Negative Data: The Blame Game

The early holiday shopping season results are in, and consumers are apparently shopping online in record numbers. According to Nielsen//NetRatings, traffic to online retailers surged the Friday after Thanksgiving (Nov. 28) compared to the previous Friday. A few retailing categories showed astounding growth:

  • Consumer electronics Web sites saw 187 percent growth in unique visitors.

  • Home and garden Web sites saw 105 percent growth in unique visitors.
  • Apparel Web sites saw 90 percent growth in unique visitors.

Although most Internet retailers are happy to bask in the green glow of cash in their coffers, some aren’t ready to declare the early shopping season a success.

“‘Those who believe the data showing increases in Web traffic must believe the earth is flat,” said a customer data analyst at a trendy Fifth Avenue retailer. That analyst is reporting an 85 percent increase in online traffic during the Thanksgiving weekend.

“Sure, I’d love to tell you that our marketing efforts are bringing boatloads of customers to our site. The truth is the traffic reports are very complicated and obscure,” she continued.

“I’m confident there is a problem with the method being used to collect the data. We need more time to study the data. I’m sure once we get to the bottom of it, we’ll find that our traffic is flat, or even a bit negative.”

Confused? Who looks success in the face and accuses the numbers of being skewed? I made up the above quotes to drive home a point: When the data by which we all measure our performance show positive results, we’re quick to pat ourselves on the back for a job well done. Who would question the validity of data that shows unbridled success? The numbers never lie when the results are positive.

However, when the data doesn’t show the level of success everyone expects, the numbers become the target of a witch hunt. Sales are down 10 percent? Perhaps there was a glitch in the data collection system. Usage rates declined? Maybe a change in the methodology is to blame. Viewership among males ages 18 to 34 is dropping? There must be a problem with the sample data.

You’ve probably read about the uproar surrounding the viewership declines broadcast television networks are seeing in males 18 to 34. The research chiefs at the broadcast networks are responding exactly as you would expect, howling that the Nielsen statistics by which they live and die must be incorrect. Their strategy is to protect their brethren, the programming chiefs, by blaming it on the data.

In response to the criticism, Nielsen exhaustively explored its internal data collection methods and determined the data was accurate. Released just before Thanksgiving, the report comes to a simple conclusion, “Men 18-34 are watching substantially less primetime television this year as compared to last.”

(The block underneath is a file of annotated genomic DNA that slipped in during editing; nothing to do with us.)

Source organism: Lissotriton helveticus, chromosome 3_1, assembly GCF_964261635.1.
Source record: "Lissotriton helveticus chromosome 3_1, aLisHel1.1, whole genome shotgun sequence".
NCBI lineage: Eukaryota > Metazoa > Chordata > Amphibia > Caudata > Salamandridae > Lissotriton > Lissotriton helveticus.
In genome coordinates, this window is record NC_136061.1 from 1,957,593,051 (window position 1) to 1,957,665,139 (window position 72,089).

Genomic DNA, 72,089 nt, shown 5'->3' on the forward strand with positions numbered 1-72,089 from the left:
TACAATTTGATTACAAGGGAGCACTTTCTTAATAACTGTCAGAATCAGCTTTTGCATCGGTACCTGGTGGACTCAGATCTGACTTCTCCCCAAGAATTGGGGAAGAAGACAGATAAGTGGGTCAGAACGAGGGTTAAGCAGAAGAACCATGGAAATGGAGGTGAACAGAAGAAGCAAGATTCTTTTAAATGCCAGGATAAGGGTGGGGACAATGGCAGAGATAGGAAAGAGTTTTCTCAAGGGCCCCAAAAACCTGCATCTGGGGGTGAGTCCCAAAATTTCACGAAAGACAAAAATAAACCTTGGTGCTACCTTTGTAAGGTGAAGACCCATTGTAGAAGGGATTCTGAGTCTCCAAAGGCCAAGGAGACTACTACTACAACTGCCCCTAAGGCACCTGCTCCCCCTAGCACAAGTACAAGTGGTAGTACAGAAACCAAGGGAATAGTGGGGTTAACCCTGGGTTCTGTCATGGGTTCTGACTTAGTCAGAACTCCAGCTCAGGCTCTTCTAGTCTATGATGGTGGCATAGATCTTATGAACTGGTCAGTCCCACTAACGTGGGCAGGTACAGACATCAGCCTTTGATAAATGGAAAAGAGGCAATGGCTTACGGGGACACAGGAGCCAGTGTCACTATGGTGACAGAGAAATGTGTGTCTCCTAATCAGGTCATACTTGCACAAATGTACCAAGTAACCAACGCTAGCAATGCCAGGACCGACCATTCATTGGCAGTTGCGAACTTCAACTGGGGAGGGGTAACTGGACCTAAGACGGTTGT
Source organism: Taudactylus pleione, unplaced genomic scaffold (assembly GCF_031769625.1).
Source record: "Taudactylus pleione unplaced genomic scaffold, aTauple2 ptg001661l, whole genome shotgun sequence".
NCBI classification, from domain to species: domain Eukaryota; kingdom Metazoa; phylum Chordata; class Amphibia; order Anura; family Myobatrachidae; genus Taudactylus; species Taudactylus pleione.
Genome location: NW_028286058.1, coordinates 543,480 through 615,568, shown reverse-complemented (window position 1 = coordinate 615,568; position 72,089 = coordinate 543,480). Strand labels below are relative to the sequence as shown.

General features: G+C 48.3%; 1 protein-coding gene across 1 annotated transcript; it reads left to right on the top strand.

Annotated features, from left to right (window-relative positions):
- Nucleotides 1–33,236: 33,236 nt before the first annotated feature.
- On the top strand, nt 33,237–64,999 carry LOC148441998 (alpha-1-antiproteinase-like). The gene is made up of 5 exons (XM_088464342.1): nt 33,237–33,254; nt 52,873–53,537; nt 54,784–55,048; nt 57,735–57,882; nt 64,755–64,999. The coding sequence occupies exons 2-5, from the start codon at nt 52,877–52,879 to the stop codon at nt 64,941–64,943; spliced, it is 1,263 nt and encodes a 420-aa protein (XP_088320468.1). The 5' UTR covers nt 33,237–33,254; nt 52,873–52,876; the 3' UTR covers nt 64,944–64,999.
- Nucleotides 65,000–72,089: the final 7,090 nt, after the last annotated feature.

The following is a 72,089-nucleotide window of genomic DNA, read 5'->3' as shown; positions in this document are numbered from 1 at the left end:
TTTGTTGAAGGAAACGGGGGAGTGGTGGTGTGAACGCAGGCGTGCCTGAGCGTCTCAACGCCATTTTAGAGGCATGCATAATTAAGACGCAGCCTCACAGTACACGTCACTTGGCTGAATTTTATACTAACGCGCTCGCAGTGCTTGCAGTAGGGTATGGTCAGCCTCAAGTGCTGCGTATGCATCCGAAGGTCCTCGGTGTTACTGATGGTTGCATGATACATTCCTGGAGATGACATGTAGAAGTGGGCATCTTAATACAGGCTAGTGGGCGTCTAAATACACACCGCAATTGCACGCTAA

Of course, the broadcast networks are some of Nielsen’s most valuable customers, so the report also contained a kid-glove response to the broadcast network’s complaints: “We will continue to work closely with our clients who are sharing analytical suggestions and insights, and we, in turn, will share what we learn with the industry over the coming weeks.”

The research heads at the broadcast television networks continued to cry foul, taking pot-shots at Nielsen and successfully spinning the conversation from why their programming is so bad to why the data is so wrong. What’s funny is the Nielsen data shows cable television networks are experiencing an increase in viewership among males.

The New York Times reported last week “the decline in male viewers 18 to 34 was not found by Nielsen among viewers of so-called basic cable networks, channels like FX, MTV, Spike TV and USA that run commercials.” You sure don’t hear any of the research heads for those networks complaining to Nielsen.

Advertising agencies holding the purse strings on millions of dollars of corporate marketing budgets seem to resist buying into the spin research chiefs are trying to put on the situation.

Brad Adgate, senior VP and research director at Horizon Media, told the NYT, “Some of the new technologies have hit critical mass.” He was referencing Nielsen’s assertion males 18 to 34 were spending more time watching DVDs, playing video games, and surfing the Internet.

If advertising agencies realize the opportunity the Internet offers to reach those males who’ve turned off the TV, that’s good news for the Internet advertising community.

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